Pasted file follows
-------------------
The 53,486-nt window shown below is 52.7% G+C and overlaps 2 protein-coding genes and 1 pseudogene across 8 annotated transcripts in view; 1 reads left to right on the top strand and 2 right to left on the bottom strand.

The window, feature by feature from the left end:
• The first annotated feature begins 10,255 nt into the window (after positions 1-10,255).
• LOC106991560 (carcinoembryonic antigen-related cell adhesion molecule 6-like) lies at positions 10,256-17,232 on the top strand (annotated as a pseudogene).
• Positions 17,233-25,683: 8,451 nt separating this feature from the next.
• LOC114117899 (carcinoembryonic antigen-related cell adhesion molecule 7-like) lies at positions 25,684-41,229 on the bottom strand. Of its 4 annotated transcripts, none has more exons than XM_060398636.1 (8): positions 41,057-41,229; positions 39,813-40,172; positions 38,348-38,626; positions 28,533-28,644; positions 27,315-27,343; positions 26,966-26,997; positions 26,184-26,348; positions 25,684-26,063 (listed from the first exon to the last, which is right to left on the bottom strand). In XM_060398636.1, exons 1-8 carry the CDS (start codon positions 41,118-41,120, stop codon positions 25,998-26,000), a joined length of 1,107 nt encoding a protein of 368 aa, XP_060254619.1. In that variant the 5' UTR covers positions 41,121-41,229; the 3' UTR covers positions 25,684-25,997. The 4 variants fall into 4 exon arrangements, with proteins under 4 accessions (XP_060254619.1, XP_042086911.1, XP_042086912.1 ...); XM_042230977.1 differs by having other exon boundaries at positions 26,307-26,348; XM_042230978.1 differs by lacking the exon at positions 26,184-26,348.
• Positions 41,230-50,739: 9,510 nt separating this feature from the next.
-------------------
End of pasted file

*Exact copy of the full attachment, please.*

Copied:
The 53,486-nt window shown below is 52.7% G+C and overlaps 2 protein-coding genes and 1 pseudogene across 8 annotated transcripts in view; 1 reads left to right on the top strand and 2 right to left on the bottom strand.

The window, feature by feature from the left end:
• The first annotated feature begins 10,255 nt into the window (after positions 1-10,255).
• LOC106991560 (carcinoembryonic antigen-related cell adhesion molecule 6-like) lies at positions 10,256-17,232 on the top strand (annotated as a pseudogene).
• Positions 17,233-25,683: 8,451 nt separating this feature from the next.
• LOC114117899 (carcinoembryonic antigen-related cell adhesion molecule 7-like) lies at positions 25,684-41,229 on the bottom strand. Of its 4 annotated transcripts, none has more exons than XM_060398636.1 (8): positions 41,057-41,229; positions 39,813-40,172; positions 38,348-38,626; positions 28,533-28,644; positions 27,315-27,343; positions 26,966-26,997; positions 26,184-26,348; positions 25,684-26,063 (listed from the first exon to the last, which is right to left on the bottom strand). In XM_060398636.1, exons 1-8 carry the CDS (start codon positions 41,118-41,120, stop codon positions 25,998-26,000), a joined length of 1,107 nt encoding a protein of 368 aa, XP_060254619.1. In that variant the 5' UTR covers positions 41,121-41,229; the 3' UTR covers positions 25,684-25,997. The 4 variants fall into 4 exon arrangements, with proteins under 4 accessions (XP_060254619.1, XP_042086911.1, XP_042086912.1 ...); XM_042230977.1 differs by having other exon boundaries at positions 26,307-26,348; XM_042230978.1 differs by lacking the exon at positions 26,184-26,348.
• Positions 41,230-50,739: 9,510 nt separating this feature from the next.